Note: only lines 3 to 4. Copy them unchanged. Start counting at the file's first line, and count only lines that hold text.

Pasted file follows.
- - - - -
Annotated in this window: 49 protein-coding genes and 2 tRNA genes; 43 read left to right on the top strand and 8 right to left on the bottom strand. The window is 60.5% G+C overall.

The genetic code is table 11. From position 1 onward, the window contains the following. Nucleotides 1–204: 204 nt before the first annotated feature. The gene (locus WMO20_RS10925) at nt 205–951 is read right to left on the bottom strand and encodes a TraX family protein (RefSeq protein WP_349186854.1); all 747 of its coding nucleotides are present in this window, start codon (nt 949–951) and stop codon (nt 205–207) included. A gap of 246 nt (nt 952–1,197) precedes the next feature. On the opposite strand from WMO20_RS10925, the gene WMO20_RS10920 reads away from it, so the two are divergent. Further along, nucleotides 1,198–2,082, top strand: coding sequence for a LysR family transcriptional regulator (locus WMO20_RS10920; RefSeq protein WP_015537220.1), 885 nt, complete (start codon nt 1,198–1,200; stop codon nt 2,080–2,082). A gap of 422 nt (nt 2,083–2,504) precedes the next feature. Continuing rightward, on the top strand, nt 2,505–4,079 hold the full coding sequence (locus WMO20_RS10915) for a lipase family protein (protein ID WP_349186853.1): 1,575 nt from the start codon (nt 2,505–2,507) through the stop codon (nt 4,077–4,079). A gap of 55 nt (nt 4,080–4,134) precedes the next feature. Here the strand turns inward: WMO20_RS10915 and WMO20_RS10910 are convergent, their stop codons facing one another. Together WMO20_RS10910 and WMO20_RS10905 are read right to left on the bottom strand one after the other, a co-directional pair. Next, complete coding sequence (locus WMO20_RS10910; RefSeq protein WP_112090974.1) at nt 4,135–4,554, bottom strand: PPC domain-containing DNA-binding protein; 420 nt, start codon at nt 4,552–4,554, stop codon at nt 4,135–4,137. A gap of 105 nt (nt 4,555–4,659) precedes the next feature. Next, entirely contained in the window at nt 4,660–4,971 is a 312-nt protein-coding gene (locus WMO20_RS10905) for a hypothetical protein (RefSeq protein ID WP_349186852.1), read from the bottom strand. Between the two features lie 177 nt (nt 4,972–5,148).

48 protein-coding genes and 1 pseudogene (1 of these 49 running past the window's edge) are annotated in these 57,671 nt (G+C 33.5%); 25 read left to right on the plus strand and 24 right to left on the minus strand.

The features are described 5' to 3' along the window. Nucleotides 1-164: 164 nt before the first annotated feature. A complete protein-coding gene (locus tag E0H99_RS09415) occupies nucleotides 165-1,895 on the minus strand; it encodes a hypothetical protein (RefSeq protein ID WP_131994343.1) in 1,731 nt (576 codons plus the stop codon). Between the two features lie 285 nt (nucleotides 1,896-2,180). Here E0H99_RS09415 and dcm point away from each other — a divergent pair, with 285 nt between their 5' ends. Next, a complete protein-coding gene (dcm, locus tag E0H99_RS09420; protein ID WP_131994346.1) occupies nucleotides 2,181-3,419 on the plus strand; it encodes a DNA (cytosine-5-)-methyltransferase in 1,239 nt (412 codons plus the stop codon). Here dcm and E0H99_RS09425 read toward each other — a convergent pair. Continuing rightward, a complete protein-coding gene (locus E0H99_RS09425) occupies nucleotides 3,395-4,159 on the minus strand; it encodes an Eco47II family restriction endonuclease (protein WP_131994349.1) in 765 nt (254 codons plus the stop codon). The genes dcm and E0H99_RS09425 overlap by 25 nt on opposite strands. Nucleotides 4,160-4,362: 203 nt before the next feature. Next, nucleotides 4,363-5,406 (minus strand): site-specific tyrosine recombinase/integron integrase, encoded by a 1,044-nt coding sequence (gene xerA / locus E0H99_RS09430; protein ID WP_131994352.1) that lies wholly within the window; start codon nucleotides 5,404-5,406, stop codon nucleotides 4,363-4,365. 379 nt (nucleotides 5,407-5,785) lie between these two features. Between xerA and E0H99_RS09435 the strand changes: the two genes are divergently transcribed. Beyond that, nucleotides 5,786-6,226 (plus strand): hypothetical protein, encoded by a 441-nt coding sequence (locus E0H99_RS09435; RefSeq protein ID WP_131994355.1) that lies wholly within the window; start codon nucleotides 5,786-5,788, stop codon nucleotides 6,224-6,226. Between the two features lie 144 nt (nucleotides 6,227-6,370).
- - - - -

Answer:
48 protein-coding genes and 1 pseudogene (1 of these 49 running past the window's edge) are annotated in these 57,671 nt (G+C 33.5%); 25 read left to right on the plus strand and 24 right to left on the minus strand.

The features are described 5' to 3' along the window. Nucleotides 1-164: 164 nt before the first annotated feature. A complete protein-coding gene (locus tag E0H99_RS09415) occupies nucleotides 165-1,895 on the minus strand; it encodes a hypothetical protein (RefSeq protein ID WP_131994343.1) in 1,731 nt (576 codons plus the stop codon). Between the two features lie 285 nt (nucleotides 1,896-2,180). Here E0H99_RS09415 and dcm point away from each other — a divergent pair, with 285 nt between their 5' ends. Next, a complete protein-coding gene (dcm, locus tag E0H99_RS09420; protein ID WP_131994346.1) occupies nucleotides 2,181-3,419 on the plus strand; it encodes a DNA (cytosine-5-)-methyltransferase in 1,239 nt (412 codons plus the stop codon). Here dcm and E0H99_RS09425 read toward each other — a convergent pair. Continuing rightward, a complete protein-coding gene (locus E0H99_RS09425) occupies nucleotides 3,395-4,159 on the minus strand; it encodes an Eco47II family restriction endonuclease (protein WP_131994349.1) in 765 nt (254 codons plus the stop codon). The genes dcm and E0H99_RS09425 overlap by 25 nt on opposite strands. Nucleotides 4,160-4,362: 203 nt before the next feature. Next, nucleotides 4,363-5,406 (minus strand): site-specific tyrosine recombinase/integron integrase, encoded by a 1,044-nt coding sequence (gene xerA / locus E0H99_RS09430; protein ID WP_131994352.1) that lies wholly within the window; start codon nucleotides 5,404-5,406, stop codon nucleotides 4,363-4,365. 379 nt (nucleotides 5,407-5,785) lie between these two features. Between xerA and E0H99_RS09435 the strand changes: the two genes are divergently transcribed. Beyond that, nucleotides 5,786-6,226 (plus strand): hypothetical protein, encoded by a 441-nt coding sequence (locus E0H99_RS09435; RefSeq protein ID WP_131994355.1) that lies wholly within the window; start codon nucleotides 5,786-5,788, stop codon nucleotides 6,224-6,226. Between the two features lie 144 nt (nucleotides 6,227-6,370).